The Climate Wars
CO2 is a greenhouse gas

Note: these articles have been published in InfoChem, the supliment to Education in Chemistry produced by The Royal Society of Chemistry.
Many are based on the two BBC OU TV series - Hollywood Science

CO2 experiment

In The Climate Wars [1] (BBC1) the presenter, Iain Stewart, demonstrated that CO2 absorbs Infrared (IR) energy and so showed how it can trap heat in the Earths atmosphere contributing to the so called 'green house effect' [2]. The apparatus was simple enough; there was a 1m long, 20cm diameter tube which was filled with CO2 from a cylinder. A lighted candle was held at one end of the tube while a thermal imaging IR camera viewed it from the other end. The bright false colour image of the hot candle on the camera screen slowly disappears as CO2 was introduced into the tube showing that the gas absorbs in the IR. I built the apparatus for the program so let me share what I learnt about this experiment.

Due to the vibrations of the atoms in the molecule CO2 has a number of absorption's in the IR, the main bands being at 4.3 µm (2350 cm-1), 7.5 µm (1388 cm-1) and 15 µm (667 cm-1) [3]. The latter band lies very close to the maximum of the Earth's IR black body emission making CO2 a very important greenhouse gas.

The thermal imaging camera we used was sensitive from ca. 1 to 5 µm, quite a large part of the IR spectrum. A lit candle or match produces lots of energy through the IR to the visible. Consequently a candle looks very bright (colourful) on the false colour IR camera image.

In order to be able to seal and look through the tube the ends were covered in plastic cling film. Now plastics absorb strongly in the IR so it's hardly as transparent as it looks to the eye but the film was so thin these simple 'windows' actually worked quite well in practice. The CO2 was flowed in to one end of the tube and vented out the other so that it was well flushed with gas at about atmospheric pressure. In the process the thin film windows bulged a little.

You would think from what I said above that when you view the candle through the tube using the camera, and you introduce CO2 the bright flame would 'disappear' due to the IR absorption. However, when you try this it doesn't work, the candle doesn't disappear!

The reason is that the CO2 absorptions observable by the IR camera are quite weak and are only in a relatively small part of the spectrum. The only way to get the demonstration to work is to have a 'CO2 filter' on the camera. This only lets through IR at around 4 µm, close to one of the CO2 absorption's (which are broadened a bit at atmospheric pressure). The filter blocks out much of the IR energy so that the CO2 absorption is not so swamped anymore and this allows us to now observe our vanishing candle effect.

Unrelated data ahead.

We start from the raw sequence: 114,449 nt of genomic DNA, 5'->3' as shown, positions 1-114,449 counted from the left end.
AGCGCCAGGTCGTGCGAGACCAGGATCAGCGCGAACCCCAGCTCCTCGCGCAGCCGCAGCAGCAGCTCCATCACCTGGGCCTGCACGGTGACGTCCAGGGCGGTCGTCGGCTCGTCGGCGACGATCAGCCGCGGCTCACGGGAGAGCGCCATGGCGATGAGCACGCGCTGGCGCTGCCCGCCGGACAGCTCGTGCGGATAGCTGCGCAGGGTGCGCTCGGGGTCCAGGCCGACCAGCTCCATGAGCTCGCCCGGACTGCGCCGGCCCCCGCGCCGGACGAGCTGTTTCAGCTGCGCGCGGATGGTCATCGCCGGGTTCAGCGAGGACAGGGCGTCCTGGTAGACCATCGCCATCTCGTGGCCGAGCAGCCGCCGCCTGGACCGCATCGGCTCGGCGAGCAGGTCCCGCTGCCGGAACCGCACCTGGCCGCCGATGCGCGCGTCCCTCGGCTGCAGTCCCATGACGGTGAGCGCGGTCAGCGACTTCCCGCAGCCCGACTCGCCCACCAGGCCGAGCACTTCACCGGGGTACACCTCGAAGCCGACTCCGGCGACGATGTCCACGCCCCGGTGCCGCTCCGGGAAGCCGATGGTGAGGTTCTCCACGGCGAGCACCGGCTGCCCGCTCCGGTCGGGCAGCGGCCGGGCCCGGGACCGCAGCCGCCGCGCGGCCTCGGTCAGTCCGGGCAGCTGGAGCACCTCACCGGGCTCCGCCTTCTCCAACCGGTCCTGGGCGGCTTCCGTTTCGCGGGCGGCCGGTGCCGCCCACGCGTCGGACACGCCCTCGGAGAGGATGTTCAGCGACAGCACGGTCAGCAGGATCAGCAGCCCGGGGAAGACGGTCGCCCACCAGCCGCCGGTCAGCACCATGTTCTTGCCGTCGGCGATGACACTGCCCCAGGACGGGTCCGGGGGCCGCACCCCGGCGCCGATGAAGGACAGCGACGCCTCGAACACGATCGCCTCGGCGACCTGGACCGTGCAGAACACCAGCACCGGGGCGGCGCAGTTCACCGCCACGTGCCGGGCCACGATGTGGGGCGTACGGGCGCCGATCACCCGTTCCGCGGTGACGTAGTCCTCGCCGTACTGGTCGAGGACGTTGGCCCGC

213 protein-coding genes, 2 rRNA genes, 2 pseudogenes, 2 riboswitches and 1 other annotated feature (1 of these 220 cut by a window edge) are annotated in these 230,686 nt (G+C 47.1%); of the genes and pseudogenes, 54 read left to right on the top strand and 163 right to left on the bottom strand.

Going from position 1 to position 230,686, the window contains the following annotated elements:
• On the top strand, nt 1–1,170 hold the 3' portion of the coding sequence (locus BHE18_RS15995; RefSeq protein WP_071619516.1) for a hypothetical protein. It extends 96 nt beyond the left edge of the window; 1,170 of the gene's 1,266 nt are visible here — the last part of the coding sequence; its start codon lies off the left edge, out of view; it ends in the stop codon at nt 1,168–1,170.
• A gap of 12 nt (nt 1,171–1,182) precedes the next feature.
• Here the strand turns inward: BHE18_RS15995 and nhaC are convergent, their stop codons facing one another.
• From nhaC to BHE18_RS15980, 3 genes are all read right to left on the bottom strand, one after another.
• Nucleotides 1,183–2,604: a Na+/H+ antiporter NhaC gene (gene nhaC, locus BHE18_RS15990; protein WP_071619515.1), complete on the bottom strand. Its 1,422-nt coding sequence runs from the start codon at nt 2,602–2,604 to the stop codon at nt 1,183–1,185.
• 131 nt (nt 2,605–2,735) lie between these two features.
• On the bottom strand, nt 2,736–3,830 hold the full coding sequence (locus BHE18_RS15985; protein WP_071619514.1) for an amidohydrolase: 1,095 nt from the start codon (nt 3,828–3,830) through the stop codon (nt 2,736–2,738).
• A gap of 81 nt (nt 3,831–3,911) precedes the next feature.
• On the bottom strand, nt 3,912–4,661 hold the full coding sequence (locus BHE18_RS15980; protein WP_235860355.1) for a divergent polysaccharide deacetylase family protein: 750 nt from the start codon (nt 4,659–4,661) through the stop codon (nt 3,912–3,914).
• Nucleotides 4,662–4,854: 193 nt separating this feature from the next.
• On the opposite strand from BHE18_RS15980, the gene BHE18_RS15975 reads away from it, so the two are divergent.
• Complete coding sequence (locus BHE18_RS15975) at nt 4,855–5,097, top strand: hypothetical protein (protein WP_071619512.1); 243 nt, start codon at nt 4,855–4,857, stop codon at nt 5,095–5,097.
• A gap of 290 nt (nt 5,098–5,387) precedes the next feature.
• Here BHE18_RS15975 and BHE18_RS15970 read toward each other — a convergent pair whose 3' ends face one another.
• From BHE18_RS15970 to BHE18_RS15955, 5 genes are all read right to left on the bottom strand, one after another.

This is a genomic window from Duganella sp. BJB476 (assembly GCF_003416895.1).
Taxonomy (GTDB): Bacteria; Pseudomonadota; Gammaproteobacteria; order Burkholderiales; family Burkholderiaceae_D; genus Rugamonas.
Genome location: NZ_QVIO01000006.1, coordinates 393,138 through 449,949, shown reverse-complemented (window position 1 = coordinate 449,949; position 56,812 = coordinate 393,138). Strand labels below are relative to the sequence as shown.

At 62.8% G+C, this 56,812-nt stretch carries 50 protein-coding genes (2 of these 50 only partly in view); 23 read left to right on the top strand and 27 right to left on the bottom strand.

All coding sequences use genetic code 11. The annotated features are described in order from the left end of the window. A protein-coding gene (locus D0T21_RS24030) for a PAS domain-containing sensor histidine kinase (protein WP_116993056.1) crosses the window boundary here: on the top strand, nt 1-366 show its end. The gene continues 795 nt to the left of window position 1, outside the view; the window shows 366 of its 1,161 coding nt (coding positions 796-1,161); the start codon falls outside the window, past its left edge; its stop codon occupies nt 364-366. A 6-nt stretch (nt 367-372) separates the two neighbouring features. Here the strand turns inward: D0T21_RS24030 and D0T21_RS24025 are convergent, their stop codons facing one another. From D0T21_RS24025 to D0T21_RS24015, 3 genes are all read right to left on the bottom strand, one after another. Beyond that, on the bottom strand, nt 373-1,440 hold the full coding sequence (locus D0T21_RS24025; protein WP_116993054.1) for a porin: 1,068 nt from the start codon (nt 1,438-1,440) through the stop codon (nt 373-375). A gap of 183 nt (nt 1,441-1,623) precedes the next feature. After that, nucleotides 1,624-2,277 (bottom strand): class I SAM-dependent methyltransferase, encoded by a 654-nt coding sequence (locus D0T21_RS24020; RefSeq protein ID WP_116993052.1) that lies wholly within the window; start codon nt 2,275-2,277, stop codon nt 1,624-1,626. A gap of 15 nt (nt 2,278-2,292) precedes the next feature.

In the Thomas Crown Affair we talked about how IR cameras usually have an Automatic Gain control (AGC) to make the camera responce as versatile as possible. In this case the AGC will stop the candle from disaperaing as it will re-adjust the gain to try and make it farly constant as the signal drops. So to get this demonstration to work the Camera AGC needs to be turned off.

We used a large diameter tube so that we had the option of seeing the presentors face through the apparatus (see last paragraph below). In the end we used it to observe a candle so we could have had a smaller diameter tube. The 1m path length seemed to work well when the tube was filled with CO2 at atmospheric pressure. If you just wanted to measure an IR absorption and were not worried about getting a recognisable image (of say a candle) then a much smaller length tube could be used if multiple passes were arranged using mirrors.

In the Earths atmosphere the CO2 also absorbs in bands but of course there is a much greater amount of gas and also other greenhouse gases present. We also think that global feedback systems in the ocean for example, increase the amount of CO2 available as things heat up multiplying the amount of warming greenhouse gases still further.

An alternative USA series on climate change [4] recently did the same experiment using a military state-of-the-art IR camera and CO2 filter (unfortunately not available for us to use in the UK). It was so sensitive that they used the heat from the presenters face rather than a candle to demonstrate the effect.

To see a YouTube clip of the experiment please go to: CO2 experiment

[1] The Climate Wars, BBC1 Sept. 2008, see: web site
[2] A real glass greenhouse actually works by preventing convection not by IR absorption! See the Wikipedia section on 'Greenhouse' effect :
greenhouse effect on Wikipedia
[3] Greenhouse Gas Absorption spectrum in the Earths atmosphere
[4] Global Warming: what's up with the weather, Nova, DVD. ISBN 978 1 59375 729 8

How teachers can use these articles in a lesson

Why Hollywood Science

Open University Hollywood Science web site

Call for clips - do you have a film clip that needs investigating?

Jonathan would like to thank Jonathan Renouf, Sarah Jobling (BBC TV) and Iain Stewart.


Dr Jonathan Hare, The University of Sussex
Brighton, East Sussex. BN1 9QJ.

home | diary | whats on | CSC summary | latest news